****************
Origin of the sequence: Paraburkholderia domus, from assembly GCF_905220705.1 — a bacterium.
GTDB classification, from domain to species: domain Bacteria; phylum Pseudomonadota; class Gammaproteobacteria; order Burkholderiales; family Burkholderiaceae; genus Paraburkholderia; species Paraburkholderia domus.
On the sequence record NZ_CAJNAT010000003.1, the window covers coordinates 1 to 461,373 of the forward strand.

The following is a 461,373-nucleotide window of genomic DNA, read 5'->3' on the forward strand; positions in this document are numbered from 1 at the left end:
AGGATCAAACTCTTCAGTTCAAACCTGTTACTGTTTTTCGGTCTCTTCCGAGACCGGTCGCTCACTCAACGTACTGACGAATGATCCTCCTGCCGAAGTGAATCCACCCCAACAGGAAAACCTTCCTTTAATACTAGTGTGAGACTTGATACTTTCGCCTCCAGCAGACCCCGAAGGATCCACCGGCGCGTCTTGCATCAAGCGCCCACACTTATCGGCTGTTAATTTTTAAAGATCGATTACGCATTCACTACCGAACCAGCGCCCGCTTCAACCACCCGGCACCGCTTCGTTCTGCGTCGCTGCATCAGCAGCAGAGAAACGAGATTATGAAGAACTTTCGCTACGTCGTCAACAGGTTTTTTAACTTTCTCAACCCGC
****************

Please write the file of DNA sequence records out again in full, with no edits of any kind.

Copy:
Origin of the sequence: Paraburkholderia domus, from assembly GCF_905220705.1 — a bacterium.
GTDB classification, from domain to species: domain Bacteria; phylum Pseudomonadota; class Gammaproteobacteria; order Burkholderiales; family Burkholderiaceae; genus Paraburkholderia; species Paraburkholderia domus.
On the sequence record NZ_CAJNAT010000003.1, the window covers coordinates 1 to 461,373 of the forward strand.

The following is a 461,373-nucleotide window of genomic DNA, read 5'->3' on the forward strand; positions in this document are numbered from 1 at the left end:
AGGATCAAACTCTTCAGTTCAAACCTGTTACTGTTTTTCGGTCTCTTCCGAGACCGGTCGCTCACTCAACGTACTGACGAATGATCCTCCTGCCGAAGTGAATCCACCCCAACAGGAAAACCTTCCTTTAATACTAGTGTGAGACTTGATACTTTCGCCTCCAGCAGACCCCGAAGGATCCACCGGCGCGTCTTGCATCAAGCGCCCACACTTATCGGCTGTTAATTTTTAAAGATCGATTACGCATTCACTACCGAACCAGCGCCCGCTTCAACCACCCGGCACCGCTTCGTTCTGCGTCGCTGCATCAGCAGCAGAGAAACGAGATTATGAAGAACTTTCGCTACGTCGTCAACAGGTTTTTTAACTTTCTCAACCCGC